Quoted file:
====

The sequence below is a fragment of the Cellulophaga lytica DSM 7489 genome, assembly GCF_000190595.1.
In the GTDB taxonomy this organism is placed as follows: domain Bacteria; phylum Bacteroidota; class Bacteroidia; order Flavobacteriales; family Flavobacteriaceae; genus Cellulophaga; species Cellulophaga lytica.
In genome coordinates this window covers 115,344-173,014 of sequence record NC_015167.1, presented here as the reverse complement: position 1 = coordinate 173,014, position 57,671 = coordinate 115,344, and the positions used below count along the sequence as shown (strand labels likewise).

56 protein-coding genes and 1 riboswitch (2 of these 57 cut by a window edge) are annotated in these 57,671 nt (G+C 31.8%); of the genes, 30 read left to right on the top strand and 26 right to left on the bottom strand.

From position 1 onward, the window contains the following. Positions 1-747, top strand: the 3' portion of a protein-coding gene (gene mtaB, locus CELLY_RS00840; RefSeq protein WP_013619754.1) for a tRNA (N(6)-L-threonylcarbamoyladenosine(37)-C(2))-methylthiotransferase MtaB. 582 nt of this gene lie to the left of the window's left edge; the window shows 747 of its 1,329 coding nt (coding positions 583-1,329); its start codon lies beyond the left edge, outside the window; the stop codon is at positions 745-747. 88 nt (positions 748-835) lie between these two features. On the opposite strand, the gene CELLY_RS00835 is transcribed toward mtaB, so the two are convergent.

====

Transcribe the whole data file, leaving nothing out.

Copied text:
The sequence below is a fragment of the Cellulophaga lytica DSM 7489 genome, assembly GCF_000190595.1.
In the GTDB taxonomy this organism is placed as follows: domain Bacteria; phylum Bacteroidota; class Bacteroidia; order Flavobacteriales; family Flavobacteriaceae; genus Cellulophaga; species Cellulophaga lytica.
In genome coordinates this window covers 115,344-173,014 of sequence record NC_015167.1, presented here as the reverse complement: position 1 = coordinate 173,014, position 57,671 = coordinate 115,344, and the positions used below count along the sequence as shown (strand labels likewise).

56 protein-coding genes and 1 riboswitch (2 of these 57 cut by a window edge) are annotated in these 57,671 nt (G+C 31.8%); of the genes, 30 read left to right on the top strand and 26 right to left on the bottom strand.

From position 1 onward, the window contains the following. Positions 1-747, top strand: the 3' portion of a protein-coding gene (gene mtaB, locus CELLY_RS00840; RefSeq protein WP_013619754.1) for a tRNA (N(6)-L-threonylcarbamoyladenosine(37)-C(2))-methylthiotransferase MtaB. 582 nt of this gene lie to the left of the window's left edge; the window shows 747 of its 1,329 coding nt (coding positions 583-1,329); its start codon lies beyond the left edge, outside the window; the stop codon is at positions 745-747. 88 nt (positions 748-835) lie between these two features. On the opposite strand, the gene CELLY_RS00835 is transcribed toward mtaB, so the two are convergent.